Sports

  • October 18, 2017

    Boxer's Brain Injury Suit Has Claims Against Docs Trimmed

    A New York appellate panel on Wednesday trimmed claims in a suit accusing ringside doctors of being responsible for boxer Magomed Abdusalamov’s catastrophic brain injury following a 2013 fight at Madison Square Garden, saying a lack of informed consent claim was improperly alleged.

  • October 18, 2017

    Argentine Co. Still Excused From Soccer TV Rights Suit

    A Florida federal judge declined Wednesday to reconsider the dismissal of claims against an Argentine sports media rights company in a bribery and antitrust lawsuit against a group of 21st Century Fox Inc. units over broadcast rights for South American soccer tournaments.

  • October 18, 2017

    Bikram Yogi Faces $3.6M Damages Bid In Pregnancy Bias Suit

    Disgraced yogi Bikram Choudhury could get slapped with a $3.6 million default judgment in a wrongful termination suit from an ex-employee, who says she was fired for getting pregnant, after a California judge on Wednesday requested more information to back up the request.

  • October 18, 2017

    NFL Star's Daughter Refiles CTE Suit, Names Helmet Maker

    Aaron Hernandez’s daughter has filed a new lawsuit seeking to hold the NFL accountable in Massachusetts state court for the late star football player’s development of a severe case of the brain disease called chronic traumatic encephalopathy, this time roping in helmet maker Riddell Inc.

  • October 18, 2017

    Cuban Ballplayer Smuggler Wants Feds' Visa Records

    A Florida sports trainer awaiting sentencing for smuggling Cuban baseball players into the U.S. asked a federal judge on Tuesday to force the government to hand over visa records for 20 other players granted entry since his conviction, saying they followed a similar path to the country and prove a lack of fraud on his part.

  • October 18, 2017

    Jury To Be Kept From Media In FIFA Corruption Case

    A Brooklyn federal judge granted a request by prosecutors on Tuesday to partly anonymize and sequester jurors who will soon hear a corruption case against three men charged in a sweeping conspiracy to corrupt the global soccer group FIFA, rejecting the men's protests that it would give jurors the wrong idea about the seriousness of the case.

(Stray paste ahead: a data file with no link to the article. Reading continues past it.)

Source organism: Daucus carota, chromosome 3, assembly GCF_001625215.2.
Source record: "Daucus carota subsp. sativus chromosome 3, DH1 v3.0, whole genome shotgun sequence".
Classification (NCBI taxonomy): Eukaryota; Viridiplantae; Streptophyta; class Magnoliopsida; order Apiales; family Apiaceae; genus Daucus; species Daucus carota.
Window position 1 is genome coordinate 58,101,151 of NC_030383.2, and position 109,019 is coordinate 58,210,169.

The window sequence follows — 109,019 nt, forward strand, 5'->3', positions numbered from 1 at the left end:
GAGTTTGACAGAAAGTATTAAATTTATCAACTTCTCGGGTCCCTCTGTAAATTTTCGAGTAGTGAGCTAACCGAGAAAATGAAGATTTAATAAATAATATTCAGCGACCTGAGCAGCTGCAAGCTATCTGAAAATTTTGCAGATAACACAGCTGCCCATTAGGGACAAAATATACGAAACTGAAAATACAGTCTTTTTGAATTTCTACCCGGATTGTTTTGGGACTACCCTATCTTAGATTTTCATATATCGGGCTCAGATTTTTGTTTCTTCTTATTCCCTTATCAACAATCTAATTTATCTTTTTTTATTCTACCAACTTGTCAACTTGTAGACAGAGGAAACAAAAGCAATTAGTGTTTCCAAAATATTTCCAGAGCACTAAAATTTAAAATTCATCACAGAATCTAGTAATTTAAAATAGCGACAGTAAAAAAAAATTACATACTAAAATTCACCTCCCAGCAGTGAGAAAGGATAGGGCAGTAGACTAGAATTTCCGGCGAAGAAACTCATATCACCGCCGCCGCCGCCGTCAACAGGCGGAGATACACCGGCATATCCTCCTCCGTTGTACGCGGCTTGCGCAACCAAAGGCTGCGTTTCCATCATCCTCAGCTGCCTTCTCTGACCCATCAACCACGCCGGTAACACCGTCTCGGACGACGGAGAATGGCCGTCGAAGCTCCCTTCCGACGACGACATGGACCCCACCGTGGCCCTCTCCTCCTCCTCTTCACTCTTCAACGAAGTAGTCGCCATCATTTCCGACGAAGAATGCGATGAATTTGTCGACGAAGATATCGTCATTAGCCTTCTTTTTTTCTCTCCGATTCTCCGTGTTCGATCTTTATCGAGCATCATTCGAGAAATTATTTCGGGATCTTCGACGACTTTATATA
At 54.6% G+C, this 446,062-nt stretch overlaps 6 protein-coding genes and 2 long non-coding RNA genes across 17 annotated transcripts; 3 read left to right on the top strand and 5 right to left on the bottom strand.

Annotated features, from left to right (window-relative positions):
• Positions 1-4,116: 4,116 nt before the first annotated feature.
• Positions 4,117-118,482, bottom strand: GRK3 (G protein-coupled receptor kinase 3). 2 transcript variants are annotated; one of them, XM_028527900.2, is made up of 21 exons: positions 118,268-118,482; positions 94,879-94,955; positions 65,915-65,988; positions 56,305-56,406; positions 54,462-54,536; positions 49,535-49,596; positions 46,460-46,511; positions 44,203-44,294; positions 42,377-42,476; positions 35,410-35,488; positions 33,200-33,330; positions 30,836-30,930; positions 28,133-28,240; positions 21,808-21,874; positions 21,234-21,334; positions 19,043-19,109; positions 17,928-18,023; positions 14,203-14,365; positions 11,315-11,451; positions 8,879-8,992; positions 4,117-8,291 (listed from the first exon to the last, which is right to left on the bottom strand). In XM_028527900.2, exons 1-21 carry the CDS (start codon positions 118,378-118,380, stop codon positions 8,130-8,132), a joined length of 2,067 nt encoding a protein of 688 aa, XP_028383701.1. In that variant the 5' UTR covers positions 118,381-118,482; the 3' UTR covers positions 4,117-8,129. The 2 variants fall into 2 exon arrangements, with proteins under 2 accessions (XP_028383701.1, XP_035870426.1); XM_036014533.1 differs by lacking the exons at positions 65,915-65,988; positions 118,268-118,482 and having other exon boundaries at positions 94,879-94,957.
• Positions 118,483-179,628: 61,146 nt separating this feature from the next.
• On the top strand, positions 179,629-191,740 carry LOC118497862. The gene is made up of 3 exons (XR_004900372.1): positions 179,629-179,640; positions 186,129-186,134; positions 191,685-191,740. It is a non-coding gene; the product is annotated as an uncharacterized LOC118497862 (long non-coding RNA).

• October 18, 2017

    Tribal Lenders Look To Avoid Taint Of Racer's $2B Fraud

    The conviction of auto racer Scott Tucker and his attorney on Friday over a $2 billion payday lending fraud paints the tribal lending businesses embroiled in the scheme in a harsh light, ratcheting up pressure on other lending tribes to show their operations are legitimate and have controls in place that could head off a similar mess.

  • October 18, 2017

    7th Circ. Won't Rethink Cubs' Win In Rooftop Sightlines Fight

    The Seventh Circuit on Tuesday threw out a bid by Wrigley Field-area rooftop owners for a rehearing of their case accusing the Chicago Cubs of breaching a contract to prevent the obstruction of stadium sightlines, with all of the judges on the original appellate panel denying the petition for rehearing.

  • October 17, 2017

    Md. Asbestos Attys Clash Over Backlog At State Senate

    A Maryland Senate committee grappling with the backlog of thousands of asbestos lawsuits in state court in Baltimore sought the advice of attorneys in the case Tuesday, with plaintiffs’ attorneys arguing for consolidation and defendants’ attorneys arguing for case-by-case evaluations.

  • October 17, 2017

    NFL Players Union Wins Bid To Halt Elliott Suspension

    A New York federal judge late Tuesday halted Dallas Cowboys star running back Ezekiel Elliott’s six-game domestic violence suspension, handing the players union a temporary win that reopens the door for Elliott to stay on the field this season.

  • October 17, 2017

    Winter Olympics, NASCAR Offer Glimpse Into 5G Future